If a terrible influenza pandemic hits the United States, many workers may have a tough time calling human resources centers to find out whether they should go in to the office or telecommute.

Researchers at Buck Consultants, a unit of Affiliated Computer Services Inc., Dallas, have published figures supporting that prediction in a report on an informal Web survey of 199 large U.S. employers.

Although many employers say they have flu preparedness educational programs, “strategic preventative measures to minimize the potential impact of a pandemic are largely lacking,” the researchers write.

About 37% of the employers surveyed about flu preparedness said they have business continuity plans in place to support technology and communications systems, but only 24% have come up with a business continuation plan for human resources operations and only 17% have plans to continue sales activities.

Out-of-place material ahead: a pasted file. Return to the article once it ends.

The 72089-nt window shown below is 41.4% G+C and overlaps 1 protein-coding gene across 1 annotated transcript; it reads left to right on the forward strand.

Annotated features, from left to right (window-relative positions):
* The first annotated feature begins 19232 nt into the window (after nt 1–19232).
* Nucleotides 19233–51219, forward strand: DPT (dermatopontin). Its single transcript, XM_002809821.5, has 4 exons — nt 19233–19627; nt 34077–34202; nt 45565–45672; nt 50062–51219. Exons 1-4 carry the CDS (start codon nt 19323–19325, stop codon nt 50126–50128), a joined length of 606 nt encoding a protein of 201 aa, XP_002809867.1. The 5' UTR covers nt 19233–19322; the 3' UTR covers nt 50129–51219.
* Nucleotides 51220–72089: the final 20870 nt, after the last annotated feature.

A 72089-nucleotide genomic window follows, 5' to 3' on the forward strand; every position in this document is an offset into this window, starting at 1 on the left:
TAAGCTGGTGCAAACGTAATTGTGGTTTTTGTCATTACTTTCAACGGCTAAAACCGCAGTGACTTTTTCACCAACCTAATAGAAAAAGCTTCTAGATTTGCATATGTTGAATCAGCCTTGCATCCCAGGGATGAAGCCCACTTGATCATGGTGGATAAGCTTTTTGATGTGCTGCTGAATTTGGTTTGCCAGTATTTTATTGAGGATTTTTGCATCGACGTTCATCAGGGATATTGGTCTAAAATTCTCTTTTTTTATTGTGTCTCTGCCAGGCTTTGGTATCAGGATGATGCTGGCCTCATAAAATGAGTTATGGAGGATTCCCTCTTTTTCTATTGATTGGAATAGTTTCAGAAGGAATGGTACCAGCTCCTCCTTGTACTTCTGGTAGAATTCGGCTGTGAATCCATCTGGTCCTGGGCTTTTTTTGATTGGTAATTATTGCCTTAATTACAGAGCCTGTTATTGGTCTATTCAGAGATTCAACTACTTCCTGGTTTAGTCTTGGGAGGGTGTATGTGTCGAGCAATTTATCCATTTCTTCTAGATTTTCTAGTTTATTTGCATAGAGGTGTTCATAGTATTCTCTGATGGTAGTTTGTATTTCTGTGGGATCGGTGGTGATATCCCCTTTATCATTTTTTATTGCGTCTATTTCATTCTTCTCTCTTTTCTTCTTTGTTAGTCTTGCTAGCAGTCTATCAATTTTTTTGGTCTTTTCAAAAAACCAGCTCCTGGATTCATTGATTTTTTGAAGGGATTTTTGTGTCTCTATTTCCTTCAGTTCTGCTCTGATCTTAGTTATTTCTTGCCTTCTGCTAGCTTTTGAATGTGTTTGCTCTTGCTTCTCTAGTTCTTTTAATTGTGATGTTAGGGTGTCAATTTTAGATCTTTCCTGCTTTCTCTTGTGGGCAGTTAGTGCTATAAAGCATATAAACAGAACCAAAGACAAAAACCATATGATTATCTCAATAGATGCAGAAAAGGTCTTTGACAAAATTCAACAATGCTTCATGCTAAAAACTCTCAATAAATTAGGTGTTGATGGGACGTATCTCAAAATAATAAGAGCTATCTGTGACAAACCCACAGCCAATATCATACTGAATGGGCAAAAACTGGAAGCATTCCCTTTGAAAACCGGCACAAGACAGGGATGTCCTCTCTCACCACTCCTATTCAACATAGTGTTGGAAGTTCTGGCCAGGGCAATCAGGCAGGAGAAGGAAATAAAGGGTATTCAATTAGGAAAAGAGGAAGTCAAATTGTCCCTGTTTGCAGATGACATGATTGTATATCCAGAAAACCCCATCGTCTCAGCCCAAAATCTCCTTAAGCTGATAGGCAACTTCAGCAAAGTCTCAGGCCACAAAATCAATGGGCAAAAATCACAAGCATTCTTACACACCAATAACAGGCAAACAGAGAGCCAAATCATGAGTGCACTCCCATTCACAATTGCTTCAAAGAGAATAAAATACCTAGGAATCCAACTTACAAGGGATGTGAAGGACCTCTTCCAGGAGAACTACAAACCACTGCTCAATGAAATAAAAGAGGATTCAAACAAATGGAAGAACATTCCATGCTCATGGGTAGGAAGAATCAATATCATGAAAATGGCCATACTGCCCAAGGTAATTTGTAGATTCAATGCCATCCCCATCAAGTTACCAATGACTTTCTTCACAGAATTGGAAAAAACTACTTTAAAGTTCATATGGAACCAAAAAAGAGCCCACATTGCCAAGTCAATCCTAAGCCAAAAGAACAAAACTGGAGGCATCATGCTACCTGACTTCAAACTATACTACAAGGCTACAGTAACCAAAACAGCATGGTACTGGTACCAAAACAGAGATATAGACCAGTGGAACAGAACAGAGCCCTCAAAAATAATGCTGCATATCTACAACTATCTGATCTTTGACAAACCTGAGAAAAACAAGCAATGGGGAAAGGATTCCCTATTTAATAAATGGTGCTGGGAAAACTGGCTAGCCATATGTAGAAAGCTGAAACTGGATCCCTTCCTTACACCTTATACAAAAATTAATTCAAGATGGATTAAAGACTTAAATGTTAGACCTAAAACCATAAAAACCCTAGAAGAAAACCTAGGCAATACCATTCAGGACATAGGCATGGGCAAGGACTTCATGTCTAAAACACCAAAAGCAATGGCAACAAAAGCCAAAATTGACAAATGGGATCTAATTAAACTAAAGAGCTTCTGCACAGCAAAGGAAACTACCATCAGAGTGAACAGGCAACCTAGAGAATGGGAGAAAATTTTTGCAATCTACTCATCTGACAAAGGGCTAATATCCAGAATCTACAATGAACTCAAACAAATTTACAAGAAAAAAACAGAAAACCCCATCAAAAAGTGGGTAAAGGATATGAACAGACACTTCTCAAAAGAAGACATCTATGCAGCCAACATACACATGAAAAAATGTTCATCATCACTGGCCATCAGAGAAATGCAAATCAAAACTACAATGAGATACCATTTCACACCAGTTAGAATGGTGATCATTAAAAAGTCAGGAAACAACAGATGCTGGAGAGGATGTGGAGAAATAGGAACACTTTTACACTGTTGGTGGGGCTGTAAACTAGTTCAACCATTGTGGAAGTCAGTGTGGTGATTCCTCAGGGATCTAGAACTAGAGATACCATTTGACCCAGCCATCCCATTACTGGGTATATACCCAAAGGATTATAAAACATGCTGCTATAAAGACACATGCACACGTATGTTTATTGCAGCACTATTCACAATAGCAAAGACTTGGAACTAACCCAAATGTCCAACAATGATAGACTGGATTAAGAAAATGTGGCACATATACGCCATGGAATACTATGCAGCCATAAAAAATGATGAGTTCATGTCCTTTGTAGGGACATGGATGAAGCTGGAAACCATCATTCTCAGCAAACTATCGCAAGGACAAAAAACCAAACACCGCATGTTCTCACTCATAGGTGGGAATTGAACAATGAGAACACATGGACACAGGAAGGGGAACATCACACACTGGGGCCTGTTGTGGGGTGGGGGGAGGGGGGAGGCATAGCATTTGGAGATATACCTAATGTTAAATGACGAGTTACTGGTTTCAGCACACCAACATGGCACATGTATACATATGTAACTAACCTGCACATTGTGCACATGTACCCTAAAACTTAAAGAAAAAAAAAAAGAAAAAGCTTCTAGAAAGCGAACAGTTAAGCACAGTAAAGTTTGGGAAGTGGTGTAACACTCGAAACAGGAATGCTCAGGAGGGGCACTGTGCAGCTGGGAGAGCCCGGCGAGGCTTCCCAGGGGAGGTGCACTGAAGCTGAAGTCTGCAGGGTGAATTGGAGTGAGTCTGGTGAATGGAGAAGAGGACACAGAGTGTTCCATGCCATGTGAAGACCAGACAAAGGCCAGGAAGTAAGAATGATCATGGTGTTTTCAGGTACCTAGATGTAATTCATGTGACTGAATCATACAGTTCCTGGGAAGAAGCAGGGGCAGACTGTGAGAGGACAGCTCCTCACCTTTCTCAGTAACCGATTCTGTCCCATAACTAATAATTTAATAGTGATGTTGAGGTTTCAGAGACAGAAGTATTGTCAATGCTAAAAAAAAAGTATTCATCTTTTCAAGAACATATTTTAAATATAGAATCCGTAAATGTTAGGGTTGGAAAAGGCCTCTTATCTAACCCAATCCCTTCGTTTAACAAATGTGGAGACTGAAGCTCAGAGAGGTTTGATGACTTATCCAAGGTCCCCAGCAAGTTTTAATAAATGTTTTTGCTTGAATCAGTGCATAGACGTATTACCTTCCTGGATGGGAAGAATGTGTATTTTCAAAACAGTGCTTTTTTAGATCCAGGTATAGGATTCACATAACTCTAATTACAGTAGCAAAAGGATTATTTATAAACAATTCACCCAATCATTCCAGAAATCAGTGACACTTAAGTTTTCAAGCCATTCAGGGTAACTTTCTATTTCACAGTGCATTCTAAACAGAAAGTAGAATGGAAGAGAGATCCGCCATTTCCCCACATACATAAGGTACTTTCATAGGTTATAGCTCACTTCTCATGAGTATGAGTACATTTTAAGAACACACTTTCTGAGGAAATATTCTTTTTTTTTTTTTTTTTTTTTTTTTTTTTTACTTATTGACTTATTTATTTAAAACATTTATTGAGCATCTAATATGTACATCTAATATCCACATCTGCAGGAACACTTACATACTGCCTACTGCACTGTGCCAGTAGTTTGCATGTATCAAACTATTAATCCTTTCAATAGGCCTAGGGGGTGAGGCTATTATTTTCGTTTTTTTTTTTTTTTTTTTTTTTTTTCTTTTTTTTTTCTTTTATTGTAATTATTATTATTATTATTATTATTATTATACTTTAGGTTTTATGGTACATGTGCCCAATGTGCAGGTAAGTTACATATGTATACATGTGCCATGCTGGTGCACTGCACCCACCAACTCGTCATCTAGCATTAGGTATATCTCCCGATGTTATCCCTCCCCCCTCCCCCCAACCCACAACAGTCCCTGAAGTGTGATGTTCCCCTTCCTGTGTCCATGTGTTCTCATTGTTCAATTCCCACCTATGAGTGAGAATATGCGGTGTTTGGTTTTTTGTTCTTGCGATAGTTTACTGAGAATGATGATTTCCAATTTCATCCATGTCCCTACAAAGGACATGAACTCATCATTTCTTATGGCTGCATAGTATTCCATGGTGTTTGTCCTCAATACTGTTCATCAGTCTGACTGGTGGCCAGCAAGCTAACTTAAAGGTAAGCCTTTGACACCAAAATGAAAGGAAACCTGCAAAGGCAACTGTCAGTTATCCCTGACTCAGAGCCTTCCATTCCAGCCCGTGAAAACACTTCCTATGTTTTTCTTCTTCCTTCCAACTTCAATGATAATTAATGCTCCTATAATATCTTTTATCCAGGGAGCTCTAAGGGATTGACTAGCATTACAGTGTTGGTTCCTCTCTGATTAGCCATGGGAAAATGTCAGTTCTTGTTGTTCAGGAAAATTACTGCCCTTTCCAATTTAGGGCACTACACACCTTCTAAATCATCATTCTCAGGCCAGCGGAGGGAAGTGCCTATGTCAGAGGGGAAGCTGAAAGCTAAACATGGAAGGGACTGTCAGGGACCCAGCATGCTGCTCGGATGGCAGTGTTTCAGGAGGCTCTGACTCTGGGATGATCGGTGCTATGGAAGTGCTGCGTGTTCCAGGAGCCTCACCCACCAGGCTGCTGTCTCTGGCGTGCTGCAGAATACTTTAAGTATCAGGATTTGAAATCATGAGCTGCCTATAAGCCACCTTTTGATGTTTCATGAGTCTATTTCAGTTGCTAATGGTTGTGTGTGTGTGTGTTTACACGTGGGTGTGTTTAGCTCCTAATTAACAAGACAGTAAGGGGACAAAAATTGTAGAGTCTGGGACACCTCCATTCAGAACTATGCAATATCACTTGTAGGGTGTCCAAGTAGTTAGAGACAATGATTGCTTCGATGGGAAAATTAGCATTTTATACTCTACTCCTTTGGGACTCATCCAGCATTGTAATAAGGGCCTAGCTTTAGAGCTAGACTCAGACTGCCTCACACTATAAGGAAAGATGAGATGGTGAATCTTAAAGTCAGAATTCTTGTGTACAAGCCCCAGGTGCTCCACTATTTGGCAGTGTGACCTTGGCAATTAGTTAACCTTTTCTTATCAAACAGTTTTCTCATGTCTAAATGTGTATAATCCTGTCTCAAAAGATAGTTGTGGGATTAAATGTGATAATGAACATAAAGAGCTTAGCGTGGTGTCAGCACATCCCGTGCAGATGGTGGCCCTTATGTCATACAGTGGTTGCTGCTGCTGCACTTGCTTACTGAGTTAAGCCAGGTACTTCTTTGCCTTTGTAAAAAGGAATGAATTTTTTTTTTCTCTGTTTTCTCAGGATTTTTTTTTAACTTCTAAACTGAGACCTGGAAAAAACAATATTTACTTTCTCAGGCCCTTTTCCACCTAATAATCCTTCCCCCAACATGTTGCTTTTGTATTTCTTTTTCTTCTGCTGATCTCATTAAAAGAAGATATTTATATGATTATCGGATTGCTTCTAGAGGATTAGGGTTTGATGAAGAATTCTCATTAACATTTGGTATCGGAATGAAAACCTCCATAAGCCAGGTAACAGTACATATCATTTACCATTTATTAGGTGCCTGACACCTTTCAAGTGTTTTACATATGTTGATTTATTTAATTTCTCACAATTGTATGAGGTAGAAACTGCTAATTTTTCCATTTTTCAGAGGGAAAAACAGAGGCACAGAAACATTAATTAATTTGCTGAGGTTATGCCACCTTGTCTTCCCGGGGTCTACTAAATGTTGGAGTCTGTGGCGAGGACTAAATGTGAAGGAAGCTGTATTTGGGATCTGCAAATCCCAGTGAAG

Researchers also asked about the effects of 3 projected absence rates.

A 10% absence rate would cause severe problems for only 2% of the survey participants, but a 50% absence rate could cause severe problems for 89%.

Participants expect a pandemic to have a big effect on sick-pay costs, a substantial effect on health insurance and short-term disability costs, and a relatively modest effect on life insurance costs, researchers say.